California's Law Barring Demands For Social Media Passwords Sounds Good... But Might Not Be
from the ain't-that-always-the-case? dept
And while many people are cheering on California's new law, Eric Goldman points out that we should be wary of the potential for significant unintended consequences. He worries about the broad definitions of what's really covered (hint: it goes beyond just "social media" even though that's all anyone's discussing). More importantly, he worries about the line between "personal" and "professional" accounts. Obviously, if you are managing, say, your employer's Twitter account, it's reasonable for them to have your password. And if it's just your own personal account, it's not. But... that assumes that those two categories are mutually exclusive and distinct, when the reality is they're often not. People use personal accounts for work related things all the time. It wasn't that long ago that we wrote about a dispute concerning who owned a LinkedIn account -- the company or the employee -- when many of the contacts were due to the employment situation. It's not so easy, and Goldman sees trouble ahead:
Thus, the law assumes that social media accounts have only two states: personal or not-personal. Sadly, that’s completely contrary to the cases I’m seeing in court right now. Instead, social media accounts fit along a continuum where the endpoints are (1) completely personal, and (2) completely business-related–but many employees’ social media accounts (narrowly construed, ignoring the statutory overbreadth problem) fit somewhere in between those two endpoints. Indeed, employers and employees routinely disagree about whether or not a social media account was personal or business-related. See, e.g., Insynq v. Mann, Eagle v. Sawabeh, Maremont v. SF Design Group, Kremer v. Tea Party Patriots, and PhoneDog v. Kravitz.And, he points out, since it's important for companies to have the passwords to "corporate" accounts, while the law makes it illegal to ask for them on "personal" accounts, there's clearly going to be conflict when accounts fall somewhere into that blurry middle, as many of them do:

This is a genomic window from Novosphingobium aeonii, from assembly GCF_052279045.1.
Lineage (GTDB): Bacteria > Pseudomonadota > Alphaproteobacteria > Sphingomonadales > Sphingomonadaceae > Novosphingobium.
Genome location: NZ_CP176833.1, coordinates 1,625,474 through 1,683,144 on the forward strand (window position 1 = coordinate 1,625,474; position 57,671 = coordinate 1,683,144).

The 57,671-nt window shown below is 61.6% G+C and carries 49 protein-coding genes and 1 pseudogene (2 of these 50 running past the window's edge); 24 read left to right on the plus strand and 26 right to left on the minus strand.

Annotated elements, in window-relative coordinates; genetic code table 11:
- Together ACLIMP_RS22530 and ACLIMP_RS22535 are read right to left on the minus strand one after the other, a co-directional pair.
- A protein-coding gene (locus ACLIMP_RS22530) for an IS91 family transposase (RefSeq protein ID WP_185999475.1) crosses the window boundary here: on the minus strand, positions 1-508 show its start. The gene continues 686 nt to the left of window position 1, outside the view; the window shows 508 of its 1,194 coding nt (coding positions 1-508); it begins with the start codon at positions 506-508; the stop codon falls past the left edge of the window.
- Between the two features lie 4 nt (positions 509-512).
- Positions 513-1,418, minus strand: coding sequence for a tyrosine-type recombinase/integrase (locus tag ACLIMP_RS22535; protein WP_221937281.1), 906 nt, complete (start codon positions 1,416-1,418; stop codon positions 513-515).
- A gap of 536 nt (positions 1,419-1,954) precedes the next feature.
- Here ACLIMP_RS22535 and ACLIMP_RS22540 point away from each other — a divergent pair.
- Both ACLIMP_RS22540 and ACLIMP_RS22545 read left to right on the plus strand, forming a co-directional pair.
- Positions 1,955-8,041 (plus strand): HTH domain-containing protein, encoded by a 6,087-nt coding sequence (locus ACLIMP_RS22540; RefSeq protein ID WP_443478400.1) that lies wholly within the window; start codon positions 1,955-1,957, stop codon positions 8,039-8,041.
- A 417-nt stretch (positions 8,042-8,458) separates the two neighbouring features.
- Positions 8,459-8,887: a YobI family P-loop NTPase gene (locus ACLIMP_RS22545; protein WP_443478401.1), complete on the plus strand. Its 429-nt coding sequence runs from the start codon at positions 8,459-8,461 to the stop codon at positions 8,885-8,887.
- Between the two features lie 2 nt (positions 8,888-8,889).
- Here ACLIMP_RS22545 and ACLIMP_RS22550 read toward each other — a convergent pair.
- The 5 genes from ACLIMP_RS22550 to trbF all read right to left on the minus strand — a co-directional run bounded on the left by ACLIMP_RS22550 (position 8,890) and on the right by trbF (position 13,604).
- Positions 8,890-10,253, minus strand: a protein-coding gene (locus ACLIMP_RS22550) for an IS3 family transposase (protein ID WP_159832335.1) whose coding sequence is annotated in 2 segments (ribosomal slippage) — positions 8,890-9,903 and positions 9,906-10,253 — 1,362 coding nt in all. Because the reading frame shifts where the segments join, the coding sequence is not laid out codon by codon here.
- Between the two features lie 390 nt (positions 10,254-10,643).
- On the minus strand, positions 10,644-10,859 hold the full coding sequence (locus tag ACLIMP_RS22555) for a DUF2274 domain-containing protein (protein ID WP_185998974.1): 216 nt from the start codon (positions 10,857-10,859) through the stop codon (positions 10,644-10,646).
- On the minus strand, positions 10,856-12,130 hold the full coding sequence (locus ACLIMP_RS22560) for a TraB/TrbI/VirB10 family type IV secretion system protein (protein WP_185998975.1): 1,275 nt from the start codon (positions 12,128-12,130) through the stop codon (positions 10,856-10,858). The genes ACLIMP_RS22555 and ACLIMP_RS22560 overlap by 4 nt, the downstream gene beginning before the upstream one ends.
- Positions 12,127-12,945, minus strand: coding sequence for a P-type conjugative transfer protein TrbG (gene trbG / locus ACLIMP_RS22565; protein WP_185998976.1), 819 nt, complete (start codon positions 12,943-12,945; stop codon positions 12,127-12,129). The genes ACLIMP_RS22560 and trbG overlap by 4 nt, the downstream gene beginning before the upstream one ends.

Putting the two concepts together, employers should require that employees provide them with login credentials for social media accounts relating to their business; but the law makes it illegal for employers to ask for login credentials to “personal” accounts. This puts employers in an obvious squeeze: employers may not know which employee accounts are purely personal and which are a mix of personal and business-related; the statute doesn’t expressly allow employers to access mixed account; and the statute doesn’t give employers a defense if they demand the login credentials because they reasonably but mistakenly thought the account was all or partially business-related. Courts will likely have to create common law exclusions for employers trying to get access to mixed accounts, but only after much angst, confusion and costly–and avoidable–litigation.So while the intent may be good, the actual law may have some significant problems and costs associated with it. And for what? Was this really that big of a problem? Yes, there were some stories of it happening, but there was no indication that it was really that common. On top of that, in many cases, individuals could handle the situation on their own, without needing the law to back them up.